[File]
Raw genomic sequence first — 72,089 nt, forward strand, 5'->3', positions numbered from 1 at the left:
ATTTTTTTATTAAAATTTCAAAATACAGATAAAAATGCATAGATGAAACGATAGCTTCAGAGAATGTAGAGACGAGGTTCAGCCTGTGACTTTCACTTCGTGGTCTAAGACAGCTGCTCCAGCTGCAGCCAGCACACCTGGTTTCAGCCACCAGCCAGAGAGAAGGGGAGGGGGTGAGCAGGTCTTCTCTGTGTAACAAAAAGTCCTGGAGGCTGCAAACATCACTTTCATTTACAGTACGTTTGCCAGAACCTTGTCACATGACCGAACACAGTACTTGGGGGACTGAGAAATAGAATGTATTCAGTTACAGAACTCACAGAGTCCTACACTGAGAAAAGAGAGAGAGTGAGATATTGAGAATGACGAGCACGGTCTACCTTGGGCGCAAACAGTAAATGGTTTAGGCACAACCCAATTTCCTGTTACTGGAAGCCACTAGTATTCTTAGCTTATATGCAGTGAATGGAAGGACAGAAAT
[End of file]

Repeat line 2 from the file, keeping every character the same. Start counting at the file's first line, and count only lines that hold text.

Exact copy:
ATTTTTTTATTAAAATTTCAAAATACAGATAAAAATGCATAGATGAAACGATAGCTTCAGAGAATGTAGAGACGAGGTTCAGCCTGTGACTTTCACTTCGTGGTCTAAGACAGCTGCTCCAGCTGCAGCCAGCACACCTGGTTTCAGCCACCAGCCAGAGAGAAGGGGAGGGGGTGAGCAGGTCTTCTCTGTGTAACAAAAAGTCCTGGAGGCTGCAAACATCACTTTCATTTACAGTACGTTTGCCAGAACCTTGTCACATGACCGAACACAGTACTTGGGGGACTGAGAAATAGAATGTATTCAGTTACAGAACTCACAGAGTCCTACACTGAGAAAAGAGAGAGAGTGAGATATTGAGAATGACGAGCACGGTCTACCTTGGGCGCAAACAGTAAATGGTTTAGGCACAACCCAATTTCCTGTTACTGGAAGCCACTAGTATTCTTAGCTTATATGCAGTGAATGGAAGGACAGAAAT